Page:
Culture

Here's What You'll Encounter If You Visit the Intriguing Island of Iceland

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Anyone who hasn’t been to Iceland or who knows little about it has a picture of a frozen wasteland. While there is much of the country that is barren, it is often warmer than many of our northern states in the winter due to the thermal activity that underlies this island in the North Atlantic.

For the cognoscenti of Icelandic tidbits, Iceland has been known for its lovely women and almost treeless landscape. Some of the training for the moon walk was done on Iceland as large areas of it are barren and convoluted, and it was felt by the experts to be more like the moon’s surface than anywhere else on earth.

It is an island of few inhabitants, with Reykjavik as its largest city. To offset the barrenness of the island, the city’s houses and buildings are painted in pastel-like colors.

Many genetic studies have been done because of the purity of the Icelandic people, resulting from the island’s remoteness and consequent intermarriage of its inhabitants. Its language is also very pure and has few loan-words from other languages. Icelandic women are very independent and take their last names as their fathers’ daughters, e.g. Jóhannsdottir. They are somewhat casual about marriage and long term relationships as well.

Some of the original settlers were from Norway. Then the Irish monks came to Iceland to convert the heathen, so you’ll find many a redhead in Iceland, as well as those of Norwegian ancestry.

Iceland is also the home of the oldest parliament in the world. Founded in 950 A.D., the heads of various factions of the country would come together in June in a body called the Althing, where the elected head of this assembly would sit on an outcrop of rock to preside. The elected official, called the lawspeaker, would preside for three years. Icelanders are very proud of this heritage and because of it consider themselves one of the most civilized countries in the world, and they are probably right. You can visit this site, which is in the Southwest area of the country.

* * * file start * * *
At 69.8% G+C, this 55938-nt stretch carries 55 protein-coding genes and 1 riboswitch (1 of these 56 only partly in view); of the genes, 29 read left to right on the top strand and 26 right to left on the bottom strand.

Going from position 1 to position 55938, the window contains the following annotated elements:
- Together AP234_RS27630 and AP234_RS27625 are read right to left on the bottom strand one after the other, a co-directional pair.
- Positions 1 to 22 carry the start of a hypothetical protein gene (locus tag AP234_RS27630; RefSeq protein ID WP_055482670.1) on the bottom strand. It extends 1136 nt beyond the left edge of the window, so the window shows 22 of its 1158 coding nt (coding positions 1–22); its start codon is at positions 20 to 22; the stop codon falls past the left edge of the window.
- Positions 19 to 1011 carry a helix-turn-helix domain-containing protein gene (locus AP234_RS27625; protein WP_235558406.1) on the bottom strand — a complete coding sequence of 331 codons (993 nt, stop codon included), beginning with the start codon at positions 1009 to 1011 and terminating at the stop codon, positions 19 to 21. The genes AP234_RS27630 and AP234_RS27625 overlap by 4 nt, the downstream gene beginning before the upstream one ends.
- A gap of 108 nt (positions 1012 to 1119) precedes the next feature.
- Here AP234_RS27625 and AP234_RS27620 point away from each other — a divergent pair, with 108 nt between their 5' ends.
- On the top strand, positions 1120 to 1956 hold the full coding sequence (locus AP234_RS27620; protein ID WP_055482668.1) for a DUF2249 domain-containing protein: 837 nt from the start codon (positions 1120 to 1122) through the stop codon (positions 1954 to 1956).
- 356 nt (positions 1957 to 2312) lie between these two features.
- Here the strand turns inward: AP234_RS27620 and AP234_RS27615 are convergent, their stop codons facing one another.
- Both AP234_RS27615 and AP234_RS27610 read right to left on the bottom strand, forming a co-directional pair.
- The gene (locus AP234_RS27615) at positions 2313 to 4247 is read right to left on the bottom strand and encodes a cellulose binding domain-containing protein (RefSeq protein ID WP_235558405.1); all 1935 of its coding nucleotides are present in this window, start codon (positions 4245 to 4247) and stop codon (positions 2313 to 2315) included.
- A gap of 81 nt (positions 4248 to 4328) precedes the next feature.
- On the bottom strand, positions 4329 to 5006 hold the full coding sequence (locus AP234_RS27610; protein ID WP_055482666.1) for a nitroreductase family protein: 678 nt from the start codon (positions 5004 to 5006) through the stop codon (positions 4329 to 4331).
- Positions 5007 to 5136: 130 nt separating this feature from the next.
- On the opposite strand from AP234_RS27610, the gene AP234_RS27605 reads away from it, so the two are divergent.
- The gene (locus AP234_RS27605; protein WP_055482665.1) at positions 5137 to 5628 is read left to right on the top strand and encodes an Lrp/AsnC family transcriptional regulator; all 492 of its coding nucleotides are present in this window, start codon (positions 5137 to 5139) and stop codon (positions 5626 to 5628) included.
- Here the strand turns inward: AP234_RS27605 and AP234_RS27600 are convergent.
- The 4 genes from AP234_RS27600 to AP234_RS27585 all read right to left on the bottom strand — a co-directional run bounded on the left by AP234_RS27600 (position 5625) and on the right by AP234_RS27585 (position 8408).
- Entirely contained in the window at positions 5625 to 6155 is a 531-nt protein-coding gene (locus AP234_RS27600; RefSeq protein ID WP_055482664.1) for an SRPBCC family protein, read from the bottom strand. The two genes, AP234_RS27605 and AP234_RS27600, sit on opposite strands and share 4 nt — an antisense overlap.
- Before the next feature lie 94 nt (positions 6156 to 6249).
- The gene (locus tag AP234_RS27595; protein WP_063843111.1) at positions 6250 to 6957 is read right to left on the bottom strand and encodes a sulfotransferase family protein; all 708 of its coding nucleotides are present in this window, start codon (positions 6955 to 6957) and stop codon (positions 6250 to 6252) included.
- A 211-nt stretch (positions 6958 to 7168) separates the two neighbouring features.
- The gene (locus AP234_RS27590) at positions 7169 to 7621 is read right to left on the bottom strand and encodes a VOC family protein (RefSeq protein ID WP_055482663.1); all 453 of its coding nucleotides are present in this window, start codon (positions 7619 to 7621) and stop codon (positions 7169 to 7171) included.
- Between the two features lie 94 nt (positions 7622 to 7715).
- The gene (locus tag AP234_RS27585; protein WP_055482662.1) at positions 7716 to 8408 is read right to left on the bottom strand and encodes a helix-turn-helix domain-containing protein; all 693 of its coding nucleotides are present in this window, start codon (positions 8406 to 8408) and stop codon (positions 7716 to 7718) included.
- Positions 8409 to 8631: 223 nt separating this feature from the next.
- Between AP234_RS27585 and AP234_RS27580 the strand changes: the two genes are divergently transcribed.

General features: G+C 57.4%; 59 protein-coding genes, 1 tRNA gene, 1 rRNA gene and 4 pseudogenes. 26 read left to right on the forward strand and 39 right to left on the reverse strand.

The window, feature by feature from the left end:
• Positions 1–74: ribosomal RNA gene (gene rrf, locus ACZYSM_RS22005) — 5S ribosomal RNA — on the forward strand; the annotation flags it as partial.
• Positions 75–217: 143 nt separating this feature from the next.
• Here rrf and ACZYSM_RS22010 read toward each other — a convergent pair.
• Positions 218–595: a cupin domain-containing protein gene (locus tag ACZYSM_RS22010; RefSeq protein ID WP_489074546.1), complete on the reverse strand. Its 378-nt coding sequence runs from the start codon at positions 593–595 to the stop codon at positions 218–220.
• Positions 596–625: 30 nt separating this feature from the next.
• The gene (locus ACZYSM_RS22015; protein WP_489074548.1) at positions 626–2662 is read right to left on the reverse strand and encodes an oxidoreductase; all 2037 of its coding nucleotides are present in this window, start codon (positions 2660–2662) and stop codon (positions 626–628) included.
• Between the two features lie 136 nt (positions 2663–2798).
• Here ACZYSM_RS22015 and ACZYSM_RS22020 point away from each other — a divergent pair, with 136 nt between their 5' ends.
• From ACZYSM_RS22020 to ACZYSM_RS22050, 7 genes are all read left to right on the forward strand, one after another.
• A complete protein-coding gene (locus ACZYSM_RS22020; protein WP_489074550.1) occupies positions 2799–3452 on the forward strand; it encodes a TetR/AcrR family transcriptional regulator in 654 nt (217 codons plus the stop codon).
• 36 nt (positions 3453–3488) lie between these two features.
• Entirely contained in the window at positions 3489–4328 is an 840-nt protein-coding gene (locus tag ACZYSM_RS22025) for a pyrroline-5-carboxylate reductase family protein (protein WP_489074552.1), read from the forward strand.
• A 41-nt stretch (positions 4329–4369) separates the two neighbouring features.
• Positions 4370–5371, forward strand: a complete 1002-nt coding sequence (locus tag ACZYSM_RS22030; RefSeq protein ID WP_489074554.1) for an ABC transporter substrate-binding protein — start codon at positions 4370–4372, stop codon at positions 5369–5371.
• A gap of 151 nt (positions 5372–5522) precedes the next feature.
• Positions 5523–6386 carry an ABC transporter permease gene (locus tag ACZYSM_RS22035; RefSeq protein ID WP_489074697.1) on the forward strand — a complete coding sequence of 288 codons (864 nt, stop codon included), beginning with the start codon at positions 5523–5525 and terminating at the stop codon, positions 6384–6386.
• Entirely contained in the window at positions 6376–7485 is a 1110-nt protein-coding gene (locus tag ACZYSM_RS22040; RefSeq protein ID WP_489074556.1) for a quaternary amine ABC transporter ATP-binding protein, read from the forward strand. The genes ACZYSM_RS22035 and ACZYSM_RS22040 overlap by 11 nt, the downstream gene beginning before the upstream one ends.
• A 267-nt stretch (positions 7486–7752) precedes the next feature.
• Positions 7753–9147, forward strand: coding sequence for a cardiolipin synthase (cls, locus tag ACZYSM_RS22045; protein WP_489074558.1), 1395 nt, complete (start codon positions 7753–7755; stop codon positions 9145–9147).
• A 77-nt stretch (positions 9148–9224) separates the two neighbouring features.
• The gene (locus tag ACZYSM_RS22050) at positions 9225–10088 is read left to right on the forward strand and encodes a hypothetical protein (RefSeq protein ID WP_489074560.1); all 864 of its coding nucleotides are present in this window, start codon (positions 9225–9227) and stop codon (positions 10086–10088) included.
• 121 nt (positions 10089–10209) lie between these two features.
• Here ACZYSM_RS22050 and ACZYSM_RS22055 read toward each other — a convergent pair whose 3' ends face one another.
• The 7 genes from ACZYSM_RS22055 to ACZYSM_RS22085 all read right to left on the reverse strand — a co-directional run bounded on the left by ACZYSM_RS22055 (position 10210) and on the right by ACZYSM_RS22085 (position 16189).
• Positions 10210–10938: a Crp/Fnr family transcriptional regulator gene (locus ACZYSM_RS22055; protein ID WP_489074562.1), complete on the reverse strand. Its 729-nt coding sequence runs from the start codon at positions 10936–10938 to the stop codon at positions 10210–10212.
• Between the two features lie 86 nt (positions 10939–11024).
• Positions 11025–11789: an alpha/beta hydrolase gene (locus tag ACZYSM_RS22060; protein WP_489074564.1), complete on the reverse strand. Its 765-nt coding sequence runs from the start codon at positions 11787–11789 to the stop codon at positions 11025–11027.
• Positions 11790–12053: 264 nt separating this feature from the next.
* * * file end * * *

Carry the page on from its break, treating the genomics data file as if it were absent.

You don’t have to worry about learning how to speak Icelandic here as most Icelanders speak impeccable English. It’s a good thing they do, as some of their words are almost unpronounceable to English speakers. It’s also great to be a tourist here as tipping is not the norm. Icelanders, on the whole, are also friendly and quite intelligent. They are very proud of their country and their specialness.

Iceland is known for two other famous things: its special Icelandic ponies and its wonderfully thick and warm sweaters. When I was there I bought an Icelandic sweater in a shop, something like our Goodwill shops, for only twelve dollars. They were selling in the states at the time for ninety dollars.

Icelandic ponies, so sturdy and no nonsense looking (like the Icelanders themselves), once they leave Iceland, are not allowed to return, as Icelanders want to keep the breed pure. My son, David, rode a racing pony on an Icelandic farm and was subsequently thrown from the pony. Visitors can now join guided tours on Icelandic ponies.